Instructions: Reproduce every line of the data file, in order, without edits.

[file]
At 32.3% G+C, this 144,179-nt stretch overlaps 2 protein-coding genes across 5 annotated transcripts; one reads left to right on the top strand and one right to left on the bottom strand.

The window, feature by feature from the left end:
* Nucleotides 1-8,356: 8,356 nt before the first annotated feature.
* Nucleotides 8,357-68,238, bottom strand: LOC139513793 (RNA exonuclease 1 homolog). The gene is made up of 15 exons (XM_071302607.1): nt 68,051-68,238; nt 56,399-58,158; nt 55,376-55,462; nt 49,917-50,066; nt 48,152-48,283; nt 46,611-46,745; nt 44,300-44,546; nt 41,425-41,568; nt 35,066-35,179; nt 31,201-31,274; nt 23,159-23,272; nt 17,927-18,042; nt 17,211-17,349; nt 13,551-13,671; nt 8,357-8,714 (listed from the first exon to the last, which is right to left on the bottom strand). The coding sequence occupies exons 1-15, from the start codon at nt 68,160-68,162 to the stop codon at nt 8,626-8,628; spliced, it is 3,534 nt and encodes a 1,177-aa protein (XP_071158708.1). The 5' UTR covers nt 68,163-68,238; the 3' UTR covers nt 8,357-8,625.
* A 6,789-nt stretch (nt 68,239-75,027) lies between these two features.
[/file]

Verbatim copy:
At 32.3% G+C, this 144,179-nt stretch overlaps 2 protein-coding genes across 5 annotated transcripts; one reads left to right on the top strand and one right to left on the bottom strand.

The window, feature by feature from the left end:
* Nucleotides 1-8,356: 8,356 nt before the first annotated feature.
* Nucleotides 8,357-68,238, bottom strand: LOC139513793 (RNA exonuclease 1 homolog). The gene is made up of 15 exons (XM_071302607.1): nt 68,051-68,238; nt 56,399-58,158; nt 55,376-55,462; nt 49,917-50,066; nt 48,152-48,283; nt 46,611-46,745; nt 44,300-44,546; nt 41,425-41,568; nt 35,066-35,179; nt 31,201-31,274; nt 23,159-23,272; nt 17,927-18,042; nt 17,211-17,349; nt 13,551-13,671; nt 8,357-8,714 (listed from the first exon to the last, which is right to left on the bottom strand). The coding sequence occupies exons 1-15, from the start codon at nt 68,160-68,162 to the stop codon at nt 8,626-8,628; spliced, it is 3,534 nt and encodes a 1,177-aa protein (XP_071158708.1). The 5' UTR covers nt 68,163-68,238; the 3' UTR covers nt 8,357-8,625.
* A 6,789-nt stretch (nt 68,239-75,027) lies between these two features.